Note: The murders of three little Inglewood girls was one of Los Angeles’ most notorious case of the 1930s. Madeline
Everett, 7, her sister Melba, 9, and their playmate, Jeanette Stephens, 8, were lured to the Baldwin Hills by Albert Dyer, a WPA crossing guard, who
raped and strangled the girls one at a time on June 26, 1937. Dyer was hanged at San Quentin on Sept. 16, 1938. The girls are buried in unmarked graves at Inglewood
Recently, Theresa Pinamonti Zeigler recalled:
the youngest of six children of an Italian immigrant
family. When I was a year old, my family moved to 805 S.
Prairie Ave., across the street from where the Inglewood racetrack is
trees and bushes. A couple of my
brothers and I had a good time playing there. I
believe that the house we lived in was torn down in the ’60s.
the Midnight store, but lost it during the Depression and
subsequently worked for the WPA, building roads and bridges.
little girls, who were kidnapped by Albert Dyer from Centinela Park in
Inglewood on June 26, 1937.
My sister Josephine and I
had walked to Centinela Park, which was over a mile from our
home. We were used to that long walk because we walked every day to St.
John’s school, which was approximately a mile from where we lived on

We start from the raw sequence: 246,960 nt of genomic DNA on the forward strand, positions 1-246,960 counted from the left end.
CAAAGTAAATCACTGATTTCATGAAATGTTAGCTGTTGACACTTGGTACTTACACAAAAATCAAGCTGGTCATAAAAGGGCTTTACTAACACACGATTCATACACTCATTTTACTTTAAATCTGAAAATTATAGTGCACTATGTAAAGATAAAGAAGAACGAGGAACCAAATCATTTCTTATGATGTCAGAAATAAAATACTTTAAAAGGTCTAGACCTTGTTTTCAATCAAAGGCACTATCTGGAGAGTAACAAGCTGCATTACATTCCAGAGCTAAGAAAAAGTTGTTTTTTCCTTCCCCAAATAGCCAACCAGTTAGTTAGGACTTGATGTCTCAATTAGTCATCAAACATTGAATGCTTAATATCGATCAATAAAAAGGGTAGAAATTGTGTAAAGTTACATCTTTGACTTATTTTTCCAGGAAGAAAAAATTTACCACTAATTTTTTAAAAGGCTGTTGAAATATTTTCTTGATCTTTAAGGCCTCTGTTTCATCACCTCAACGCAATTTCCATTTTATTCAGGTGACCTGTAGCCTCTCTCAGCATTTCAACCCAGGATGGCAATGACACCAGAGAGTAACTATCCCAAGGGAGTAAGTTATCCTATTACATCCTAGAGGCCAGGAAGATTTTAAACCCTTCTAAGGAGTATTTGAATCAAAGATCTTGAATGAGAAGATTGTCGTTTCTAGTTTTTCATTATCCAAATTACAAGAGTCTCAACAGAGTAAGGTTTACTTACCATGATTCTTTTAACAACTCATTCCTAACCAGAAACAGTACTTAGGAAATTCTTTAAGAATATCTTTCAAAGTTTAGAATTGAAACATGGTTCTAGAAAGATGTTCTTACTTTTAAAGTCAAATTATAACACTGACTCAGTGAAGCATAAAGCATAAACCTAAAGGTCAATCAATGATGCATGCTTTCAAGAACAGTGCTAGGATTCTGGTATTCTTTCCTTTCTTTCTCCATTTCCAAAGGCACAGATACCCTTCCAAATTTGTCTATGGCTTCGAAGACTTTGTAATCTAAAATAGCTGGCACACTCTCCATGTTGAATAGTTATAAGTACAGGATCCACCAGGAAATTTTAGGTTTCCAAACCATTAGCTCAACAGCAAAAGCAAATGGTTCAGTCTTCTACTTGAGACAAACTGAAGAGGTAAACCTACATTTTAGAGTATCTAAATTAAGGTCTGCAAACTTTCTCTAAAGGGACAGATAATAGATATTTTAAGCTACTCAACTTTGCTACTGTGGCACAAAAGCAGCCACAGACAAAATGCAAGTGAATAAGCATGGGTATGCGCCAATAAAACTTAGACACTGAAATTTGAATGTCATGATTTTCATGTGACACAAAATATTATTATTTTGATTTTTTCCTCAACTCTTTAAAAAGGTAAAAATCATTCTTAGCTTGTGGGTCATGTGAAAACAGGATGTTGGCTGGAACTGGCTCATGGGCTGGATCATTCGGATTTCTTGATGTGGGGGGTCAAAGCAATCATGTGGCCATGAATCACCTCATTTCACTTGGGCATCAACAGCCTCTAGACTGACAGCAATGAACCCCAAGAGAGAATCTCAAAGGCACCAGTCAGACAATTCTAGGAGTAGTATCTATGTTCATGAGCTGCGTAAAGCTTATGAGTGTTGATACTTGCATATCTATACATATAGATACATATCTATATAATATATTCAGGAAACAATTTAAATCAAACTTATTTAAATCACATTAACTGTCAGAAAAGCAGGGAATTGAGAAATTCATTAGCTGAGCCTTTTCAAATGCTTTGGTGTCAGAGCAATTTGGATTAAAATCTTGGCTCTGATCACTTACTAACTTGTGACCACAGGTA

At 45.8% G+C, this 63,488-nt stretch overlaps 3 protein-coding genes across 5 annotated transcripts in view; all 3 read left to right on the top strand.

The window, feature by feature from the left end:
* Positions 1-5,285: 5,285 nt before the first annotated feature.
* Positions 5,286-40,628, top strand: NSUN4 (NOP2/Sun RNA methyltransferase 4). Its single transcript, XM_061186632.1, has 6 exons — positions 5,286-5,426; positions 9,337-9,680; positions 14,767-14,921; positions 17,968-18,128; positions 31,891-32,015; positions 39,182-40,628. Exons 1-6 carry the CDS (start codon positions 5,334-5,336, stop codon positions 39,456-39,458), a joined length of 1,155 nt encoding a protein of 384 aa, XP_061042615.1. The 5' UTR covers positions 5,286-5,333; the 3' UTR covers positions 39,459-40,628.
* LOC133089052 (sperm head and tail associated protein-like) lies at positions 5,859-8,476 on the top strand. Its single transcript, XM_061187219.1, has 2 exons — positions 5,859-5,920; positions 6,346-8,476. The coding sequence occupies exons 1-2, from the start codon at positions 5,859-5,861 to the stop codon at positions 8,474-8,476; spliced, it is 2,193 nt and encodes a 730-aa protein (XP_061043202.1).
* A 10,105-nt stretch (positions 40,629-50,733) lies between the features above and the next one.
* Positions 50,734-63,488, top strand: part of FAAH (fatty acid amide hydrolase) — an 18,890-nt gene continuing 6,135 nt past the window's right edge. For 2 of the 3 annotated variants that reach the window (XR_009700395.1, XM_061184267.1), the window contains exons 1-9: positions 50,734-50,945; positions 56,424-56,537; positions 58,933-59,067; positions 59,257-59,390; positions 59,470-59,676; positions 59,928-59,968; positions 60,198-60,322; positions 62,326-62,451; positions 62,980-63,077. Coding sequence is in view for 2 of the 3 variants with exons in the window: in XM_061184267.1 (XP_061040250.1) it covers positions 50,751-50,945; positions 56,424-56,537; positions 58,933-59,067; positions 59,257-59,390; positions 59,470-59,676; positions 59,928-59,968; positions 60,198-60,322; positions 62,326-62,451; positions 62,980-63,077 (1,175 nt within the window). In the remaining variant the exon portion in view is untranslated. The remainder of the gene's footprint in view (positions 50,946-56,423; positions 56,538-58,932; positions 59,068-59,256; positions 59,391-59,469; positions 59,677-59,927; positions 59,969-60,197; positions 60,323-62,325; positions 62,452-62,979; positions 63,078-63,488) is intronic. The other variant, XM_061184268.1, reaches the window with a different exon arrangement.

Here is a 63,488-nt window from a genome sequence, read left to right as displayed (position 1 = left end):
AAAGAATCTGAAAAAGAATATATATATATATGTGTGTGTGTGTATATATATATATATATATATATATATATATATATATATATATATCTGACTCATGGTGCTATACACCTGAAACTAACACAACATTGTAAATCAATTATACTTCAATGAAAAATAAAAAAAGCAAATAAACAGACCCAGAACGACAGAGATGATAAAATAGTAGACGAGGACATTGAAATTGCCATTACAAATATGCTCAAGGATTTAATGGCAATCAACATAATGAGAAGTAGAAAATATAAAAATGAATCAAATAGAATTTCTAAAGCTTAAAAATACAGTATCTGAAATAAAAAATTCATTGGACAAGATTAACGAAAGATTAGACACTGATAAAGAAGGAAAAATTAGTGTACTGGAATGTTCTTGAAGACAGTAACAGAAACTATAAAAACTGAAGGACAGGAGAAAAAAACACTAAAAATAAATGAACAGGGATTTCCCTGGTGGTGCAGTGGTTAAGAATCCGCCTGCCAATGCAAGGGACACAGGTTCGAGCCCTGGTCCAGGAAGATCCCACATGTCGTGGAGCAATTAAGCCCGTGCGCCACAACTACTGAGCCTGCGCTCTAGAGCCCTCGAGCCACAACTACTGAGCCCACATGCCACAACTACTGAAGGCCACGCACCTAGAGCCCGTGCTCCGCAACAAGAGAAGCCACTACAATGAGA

always peeked through the fence out of curiosity at all the large,
numerous tombstones that I could see behind the chain-link
pool) with my older sister Josephine watching over me.
She was 14. Afterwards, my sister allowed me to play in the park so my
swimsuit could dry.
sure but it could have been a drainage pipe in the park. We played
together digging in the dirt, running in and out of the pipe chasing each
other laughing and giggling like little girls will do, then my
sister called me to go home.
Later in the day, we heard the news of the kidnapping of the three
little girls and then later, finding their bodies in Baldwin Hills which was a few miles from Centinela Park. [Note: The girls were found June 28, 1937].
they were the ones that I had been playing with in Centinela
on Buckthorne Street around the corner from our house, was
a suspect. My sister tells me that the police questioned me
about this bachelor and they also found out that I had played
with three little girls that matched the description of the missing children,
and asked me about that also, but I don’t recall that specifically.
I do recall all the excitement in the neighborhood and all the grownups gathering
out in the alleys behind their homes, and some standing around on
the sidewalks talking about the missing children. This bachelor was
suspected of the kidnapping because he used to give his niece
and a couple of us little girls, who played with her, rides in the
back of his pickup truck.
I do remember the rides since that was as much
fun as riding in the rumble seat of a Ford. The
bachelor was eventually cleared. I know that it was a
scary time and I remember hearing the adults saying that some men wanted to
lynch the man while he was in jail.